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7 Quick Ways to Stop Being Irritable | Psychology Today
7 Quick Ways to Stop Being Irritable
It's often the little things that set us off. Here's how to keep
cool instead.
Posted Oct 08, 2015
Source: fizkes/Shutterstock
Irritability is something we all experience, but what sets it apart from
other emotional states is the extent to which it pollutes the emotional
atmosphere around us. Indeed, irritability is the carbon monoxide of
emotional pollutants. One person’s irritable mood can release negativity
andstress <https://www.psychologytoday.com/us/basics/stress>-inducing
vibes that negatively impact the entire office, household, or classroom.
When we feel irritable we feel on edge, grumpy, cranky, and sour. Our
tolerance is lower and we are much more likely to be bothered by the
kinds of minor frustrations we ordinarily shrug off. Our reactions to
irritants are also likely to be much more aggressive than usual, leading
us to snap, bark, and chastise those around us. When the boss is
irritable, word quickly spreads around the office to stay out of his or
her way. When mom or dad comes home from work in an irritable state, it
takes all of a few minutes for the kids to exchange knowing glances and
quietly withdraw into their rooms (or put on their earphones).
Irritability is no treat for the person experiencing it, either. Our
stresshormones <https://www.psychologytoday.com/us/basics/hormones>surge
into action and we enter the same fight-or-flight mentality our
ancestors did when they were on bear-watch duty at the clan’s cave
entrance. The slightest movement or noise can make us jump and react as
if we are under attack, with nary a threat in sight.
Most people would happily snap their fingers and rid themselves of this
toxic emotional state if they could. Alas, finger-snapping is not an
effective treatment. But there are 7 key things you can do to bring
yourself down when you’re feeling irritable or on edge.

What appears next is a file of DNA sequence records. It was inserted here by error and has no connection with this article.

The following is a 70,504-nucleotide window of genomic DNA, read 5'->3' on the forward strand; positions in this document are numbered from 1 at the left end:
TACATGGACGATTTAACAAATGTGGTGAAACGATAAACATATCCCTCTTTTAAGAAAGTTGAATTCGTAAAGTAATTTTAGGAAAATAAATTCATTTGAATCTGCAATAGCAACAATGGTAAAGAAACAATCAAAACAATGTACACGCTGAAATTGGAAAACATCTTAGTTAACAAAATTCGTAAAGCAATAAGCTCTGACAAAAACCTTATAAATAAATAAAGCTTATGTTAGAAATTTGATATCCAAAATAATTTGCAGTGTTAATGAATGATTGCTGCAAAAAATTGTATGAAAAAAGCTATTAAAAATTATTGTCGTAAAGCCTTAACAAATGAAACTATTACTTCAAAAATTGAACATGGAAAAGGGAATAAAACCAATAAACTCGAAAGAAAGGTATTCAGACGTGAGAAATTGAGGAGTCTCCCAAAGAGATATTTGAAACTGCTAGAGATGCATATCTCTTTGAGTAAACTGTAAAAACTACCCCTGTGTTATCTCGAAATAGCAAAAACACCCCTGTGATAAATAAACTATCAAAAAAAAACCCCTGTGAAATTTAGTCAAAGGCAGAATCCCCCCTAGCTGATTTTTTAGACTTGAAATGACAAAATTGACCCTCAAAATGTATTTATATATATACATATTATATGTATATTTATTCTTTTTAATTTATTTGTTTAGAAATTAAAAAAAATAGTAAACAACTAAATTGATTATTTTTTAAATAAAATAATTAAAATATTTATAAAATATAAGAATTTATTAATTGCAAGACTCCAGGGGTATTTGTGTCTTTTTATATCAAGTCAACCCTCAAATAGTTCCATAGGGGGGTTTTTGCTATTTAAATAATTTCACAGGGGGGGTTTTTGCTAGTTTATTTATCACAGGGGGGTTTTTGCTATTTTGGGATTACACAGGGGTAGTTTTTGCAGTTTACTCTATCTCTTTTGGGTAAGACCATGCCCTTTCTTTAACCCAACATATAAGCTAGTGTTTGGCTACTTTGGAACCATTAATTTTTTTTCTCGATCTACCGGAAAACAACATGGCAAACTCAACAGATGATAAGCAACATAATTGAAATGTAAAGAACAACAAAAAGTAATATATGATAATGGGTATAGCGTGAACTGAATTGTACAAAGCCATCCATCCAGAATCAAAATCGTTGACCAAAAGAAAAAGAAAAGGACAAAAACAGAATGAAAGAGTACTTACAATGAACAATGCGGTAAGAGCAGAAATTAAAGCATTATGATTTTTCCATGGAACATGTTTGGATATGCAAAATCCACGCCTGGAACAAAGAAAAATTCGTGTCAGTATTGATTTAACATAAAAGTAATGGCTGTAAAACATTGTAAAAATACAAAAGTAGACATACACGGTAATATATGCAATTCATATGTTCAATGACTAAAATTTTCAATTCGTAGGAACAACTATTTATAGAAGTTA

*1. Figure out the source.*
The best way to reduce irritability is to figure out what’s making you
irritable—and then address it. Identify when you first became irritable
and consider what might have set you off. It’s important to remember
that while your reactions might feel complex at the moment, the issue
that triggered them might be simple.
*2. Reduce caffeine andalcohol
I once worked with a barista at a coffee house who had problems with
irritability. It turns out the real problem was the hourly mochaccino
breaks he was taking. Too much caffeine during the day and too much
alcohol at night are frequent sources of irritability for many people.
So considercutting
*3. It’s often the little things.*
We often dismiss considering things that/shouldn’t/make us irritable
even if they actually/do/. For example, a competitive person might
become irritable when they lose at Words withFriends
<https://www.psychologytoday.com/us/basics/friends>, but since they know
that’s silly, they ignore the fact that their mother’s triple word score
vaulted her into the lead and triggered their internal sourness. Be
honest with yourself about what’s bothering you: Simply acknowledging
that something is making you irritable is often enough to take the edge off.
*4. Get in touch with your compassion.*
Being compassionate—with/yourself/—can be a powerful way to calm your
churning emotions. Acknowledge (in your head) that you feel really
irritable—and how unpleasant it is. Then imagine getting a hug from
someone who cares about you. Once you feel a little better, use your
compassion to consider how it has made those around you feel, and how
important it is to not take it out on them.
*5. Gain perspective.*
We usually feel irritable about small-to-medium size annoyances—the kind
we probably won’t remember in a few days or weeks. Take a few minutes to
remind yourself of the larger picture—the things that are going well in
your life and the things for which you can begrateful
<https://www.psychologytoday.com/us/basics/gratitude>, such ashealth
<https://www.psychologytoday.com/us/basics/health>and employment. But if
you feel too unsettled to do this kind of thinking, give the following a
try. . .
*6. Rid yourself of nervous energy.*
Since irritability activates our fight-or-flight response sets, it might
be a good idea to take a quick walk or run, or, if that’s not possible,
do some quick push-ups or crunches to rid yourself of excess energy that
might be fueling your irritability. Fresh air on a leisurely walk could
do wonders as well. For those who cannot use exercise, the entirely
opposite approach works as well. . .
*7. Get quiet or alone time.*
Find a quiet place to think things through, or to disengage from the
commotion and activity around you. Irritability can be your mind’s way
of alerting you that you need a break, so/take one/. Listen to music, do
some stretching or yoga,meditate
<https://www.psychologytoday.com/us/basics/meditation>, or take a bubble
bath. When you’re done, take a deep breath and prepare yourself to
re-engage so your system isn’t shocked back into irritability once you
re-enter the fray.
Robert Sterbal
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january 2019 by rsterbal
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